København, Danmark

Despite 30° weather, I’ve visited Copenhagen in December twice. The takeaway? It must be pretty great to lure me in those temperatures more than once. 

There are a good array of museums (I’ve highlighted my favorite ones below), but exploring Copenhagen is more about experiencing the Scandinavian lifestyle. Map out all the bakeries, sink into the well-made furniture, appreciate cups of black coffee, walk or bike through the different neighborhoods, and take in the city’s orderliness. 

It makes sense to start any Copenhagen exploration in Indre By, the city center. Start at Nyhavn, the picturesque canalway lined with colorful homes. Snap your photo and then head on to Strøget, a long commercial street worth exploring. Walk all along it towards City Hall (Københavns Rådhus). From there, explore the Museum of Copenhagen and the Ny Calrsberg Glypotek, or spend the rest of the day in Tivoli, the world’s second oldest amusement park. If you want to see a play or concert in the evening, check what’s on at The Royal Theatre

The next neighborhood to explore—Christianshavn. Yes, it’s home to Christiana, the small commune known for hippies and pot, but a quick walk through is all you need. Instead, enjoy the neighborhood’s excellent food scene. If you don’t choose to stay at Kanalhuset (you should!), I recommend at least spending a morning in their upstairs bar/lounge area where you can have a perfect Danish breakfast of hot coffee, freshly baked bread, and butter. Or sign up for one of the communal meals they serve each evening to have a fantastic family style meal with locals and visitors alike. If you’re not the social type, head across the canal to some of the other excellent little restaurants in the neighborhood.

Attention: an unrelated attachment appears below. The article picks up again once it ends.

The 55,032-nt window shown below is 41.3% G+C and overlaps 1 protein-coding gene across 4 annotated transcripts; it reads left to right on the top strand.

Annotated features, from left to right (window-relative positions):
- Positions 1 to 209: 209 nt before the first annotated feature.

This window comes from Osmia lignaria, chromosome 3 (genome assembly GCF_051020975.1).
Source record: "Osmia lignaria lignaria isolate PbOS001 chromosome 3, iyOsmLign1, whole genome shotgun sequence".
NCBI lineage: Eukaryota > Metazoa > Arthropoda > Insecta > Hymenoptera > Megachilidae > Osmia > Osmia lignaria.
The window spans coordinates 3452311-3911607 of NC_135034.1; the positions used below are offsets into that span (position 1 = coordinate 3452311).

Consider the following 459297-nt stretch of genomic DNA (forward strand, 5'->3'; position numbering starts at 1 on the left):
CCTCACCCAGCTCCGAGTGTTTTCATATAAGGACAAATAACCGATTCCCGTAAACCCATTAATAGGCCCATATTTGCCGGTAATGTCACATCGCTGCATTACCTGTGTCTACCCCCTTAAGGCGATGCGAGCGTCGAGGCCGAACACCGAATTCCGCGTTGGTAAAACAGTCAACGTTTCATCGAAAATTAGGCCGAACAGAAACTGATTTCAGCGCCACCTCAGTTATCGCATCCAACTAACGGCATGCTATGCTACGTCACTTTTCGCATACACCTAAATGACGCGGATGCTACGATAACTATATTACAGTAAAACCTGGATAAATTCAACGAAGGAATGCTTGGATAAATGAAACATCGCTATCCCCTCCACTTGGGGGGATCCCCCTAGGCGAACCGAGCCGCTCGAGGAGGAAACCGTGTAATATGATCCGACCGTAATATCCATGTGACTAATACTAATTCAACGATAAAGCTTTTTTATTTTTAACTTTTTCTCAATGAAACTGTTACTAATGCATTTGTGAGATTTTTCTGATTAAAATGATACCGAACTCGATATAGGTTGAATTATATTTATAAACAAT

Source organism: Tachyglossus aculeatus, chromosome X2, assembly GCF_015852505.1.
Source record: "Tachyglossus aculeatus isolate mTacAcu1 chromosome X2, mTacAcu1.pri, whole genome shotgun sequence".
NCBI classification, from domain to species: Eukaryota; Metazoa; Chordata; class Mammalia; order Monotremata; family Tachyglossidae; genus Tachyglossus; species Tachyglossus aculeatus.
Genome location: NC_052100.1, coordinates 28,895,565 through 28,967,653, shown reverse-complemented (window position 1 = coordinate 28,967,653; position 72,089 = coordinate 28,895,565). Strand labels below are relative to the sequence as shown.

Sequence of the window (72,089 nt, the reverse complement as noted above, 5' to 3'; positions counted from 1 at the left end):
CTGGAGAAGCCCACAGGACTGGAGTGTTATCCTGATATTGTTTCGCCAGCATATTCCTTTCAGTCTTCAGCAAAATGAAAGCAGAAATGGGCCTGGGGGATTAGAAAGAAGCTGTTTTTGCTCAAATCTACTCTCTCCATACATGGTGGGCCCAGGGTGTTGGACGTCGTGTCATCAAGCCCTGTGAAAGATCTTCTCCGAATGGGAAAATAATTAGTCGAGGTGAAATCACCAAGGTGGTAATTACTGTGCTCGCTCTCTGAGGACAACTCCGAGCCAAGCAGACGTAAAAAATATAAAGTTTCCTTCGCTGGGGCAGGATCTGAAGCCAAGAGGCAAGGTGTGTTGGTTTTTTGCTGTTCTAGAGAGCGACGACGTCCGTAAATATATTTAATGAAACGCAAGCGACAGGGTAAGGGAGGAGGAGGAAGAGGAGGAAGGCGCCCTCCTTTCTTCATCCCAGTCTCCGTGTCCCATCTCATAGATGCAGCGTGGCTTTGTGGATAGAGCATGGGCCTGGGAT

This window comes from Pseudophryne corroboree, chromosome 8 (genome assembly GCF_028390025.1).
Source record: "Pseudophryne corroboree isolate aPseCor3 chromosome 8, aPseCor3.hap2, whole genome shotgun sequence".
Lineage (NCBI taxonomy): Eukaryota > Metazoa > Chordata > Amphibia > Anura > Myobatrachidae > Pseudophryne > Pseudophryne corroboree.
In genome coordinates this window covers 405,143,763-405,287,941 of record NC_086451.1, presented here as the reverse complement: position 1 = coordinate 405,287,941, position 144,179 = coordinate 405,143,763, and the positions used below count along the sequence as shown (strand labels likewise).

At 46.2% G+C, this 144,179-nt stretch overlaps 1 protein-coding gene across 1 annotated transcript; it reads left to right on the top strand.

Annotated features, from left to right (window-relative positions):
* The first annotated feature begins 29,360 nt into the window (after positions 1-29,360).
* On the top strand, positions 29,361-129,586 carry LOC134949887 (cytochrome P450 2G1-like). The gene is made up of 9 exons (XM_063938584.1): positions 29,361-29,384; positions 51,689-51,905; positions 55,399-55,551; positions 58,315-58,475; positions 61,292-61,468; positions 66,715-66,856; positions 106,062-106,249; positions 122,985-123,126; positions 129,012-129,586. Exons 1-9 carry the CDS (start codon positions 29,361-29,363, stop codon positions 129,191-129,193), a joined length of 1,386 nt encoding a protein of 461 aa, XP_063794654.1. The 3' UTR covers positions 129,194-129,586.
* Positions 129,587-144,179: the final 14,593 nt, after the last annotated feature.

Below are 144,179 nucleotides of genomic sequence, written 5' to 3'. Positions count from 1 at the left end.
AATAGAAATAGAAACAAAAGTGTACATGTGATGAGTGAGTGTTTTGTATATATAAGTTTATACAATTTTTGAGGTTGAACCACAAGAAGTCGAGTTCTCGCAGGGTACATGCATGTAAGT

Having read the Copenhagen Trilogy before visiting Copenhagen, I had expected Vesterbro to be… bleak. Instead, the meatpacking industry is quite trendy nowadays. There are plenty of nice dining options, but for the most unique experience, consider signing up for social dining at Absalon, a church that now serves as a community center. 

Finally, spend a day or two in Nørrebro and Østerbro, two very different neighborhoods. Nørrebro is more “hip” and international, so you can enjoy everything from Thai curries to Turkish kebabs. It’s also chock full of bakeries and home to the Assistens Cemetery, a beautiful cemetery where you can find the graves of many famous Danes. Meanwhile, Østerbro feels decidedly upper class. It’s more residential and quiet, but there are a few nice streets to walk along in order to get a better sense of yet another corner of the city. 

Have extra time for a day trip? You can easily take the train to The Louisiana Museum of Modern Art, located just north of the city, or cross the Öresund Strait for a day in Malmö.


  • Sankt Annae 8: Cozy French-esque wine bar—a real hidden gem! 
  • Kanalhuset: Great spot to read and have coffee, or to enjoy a full Danish meal in the evening
  • Christianshavns Faergecafe: Sit on the boat or in the restaurant, but either way you’ll have some traditional Danish food
  • Dzidra: Simple, nice little lunch spot 
  • Absalon: Affordable communal meal in a former church
  • Mikkeller: Yes, they’re all over now, but the Nørrebro location is very cute! 
  • Restaurant Kronberg: I’d make a reservation—this is the perfect spot for authentic smørrebrød
  • Bakeries: Andersen & Maillard, Juno, Hart, Rondo, the Collective



  • Walk whenever you can! Biking is even better, but will need internet service on your phone to easily rent a bike. The metro is also cheap and convenient. 


  • The Hunt (film)
  • Borgen (TV series) 
  • Smilla’s Sense of Snow (book) 
  • The Copenhagen Trilogy (book) 

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